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Title: Ceremony 4 : academic oration
Authors: Sultana, Mark
Keywords: Universities and colleges -- Philosophy
Education -- Philosophy
Education -- Aims and objectives
Issue Date: 2012-11-22
Publisher: University of Malta. Faculty of Theology
Citation: Sultana, M. (2012, November, 22). Ceremony 4 [academic oration]. Jesuits’ Church, Valletta.
Abstract: Questions like ‘What is the university?’ ‘What is its role?’ are typical philosophical questions. They are characteristically huge questions. But they are queries which engage us continuously. They are important questions. They were asked by a long line of distinguished thinkers who gave variant, yet overlapping, answers: universities should be governed by “an idea of reason” (Immanuel Kant); they serve the culture of the nation-state (Wilhelm von Humboldt); they exist to “civilise gentlemen” (John Henry Newman), to “develop an intelligent professionalism” (Karl Jaspers), to “promote the culture of society” (José Ortega y Gasset), to find a Christian-compatible set of values (Walter Moberly), to maintain an academic life (Kenneth Minogue). These descriptions are not just theoretical constructs; they are also ethical ideals: they have to do with values and with beliefs. But one must ask: is such lofty discourse still possible today? Today we speak of the ‘university of excellence’. But is this a mere tautology? Jacques Derrida’s question in the 1980s remains important: “What is the raison d’etre of universities?” And, as Derrida reflected, the professors among us, and each of us as colleagues, implicitly make a profession of faith, a pledge; we take up a freely assumed responsibility. However, Derrida goes on to speak in a way that does not answer his question. He thinks that such a question cannot be answered.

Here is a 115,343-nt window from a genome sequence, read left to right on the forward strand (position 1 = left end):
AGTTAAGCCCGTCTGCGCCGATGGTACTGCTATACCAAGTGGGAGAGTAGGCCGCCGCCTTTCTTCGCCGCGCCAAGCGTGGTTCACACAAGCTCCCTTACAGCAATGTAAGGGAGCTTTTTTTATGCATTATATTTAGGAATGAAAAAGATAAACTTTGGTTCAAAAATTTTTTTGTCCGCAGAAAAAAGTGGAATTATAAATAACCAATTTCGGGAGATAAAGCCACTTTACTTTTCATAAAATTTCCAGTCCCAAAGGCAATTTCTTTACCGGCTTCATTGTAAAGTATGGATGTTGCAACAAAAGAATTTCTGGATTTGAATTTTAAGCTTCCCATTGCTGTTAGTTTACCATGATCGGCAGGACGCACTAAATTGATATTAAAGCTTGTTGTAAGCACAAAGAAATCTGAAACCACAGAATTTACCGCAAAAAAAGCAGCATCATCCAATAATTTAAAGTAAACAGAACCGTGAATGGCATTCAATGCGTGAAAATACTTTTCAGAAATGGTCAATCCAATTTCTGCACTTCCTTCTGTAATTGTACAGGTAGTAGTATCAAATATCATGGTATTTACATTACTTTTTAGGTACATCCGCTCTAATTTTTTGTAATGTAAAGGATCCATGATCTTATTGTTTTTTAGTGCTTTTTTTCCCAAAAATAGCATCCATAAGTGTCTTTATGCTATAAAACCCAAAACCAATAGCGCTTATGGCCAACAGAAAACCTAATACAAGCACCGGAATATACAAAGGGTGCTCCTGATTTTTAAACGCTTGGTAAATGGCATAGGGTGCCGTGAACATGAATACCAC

Appears in Collections:Scholarly Works - FacArtPhi

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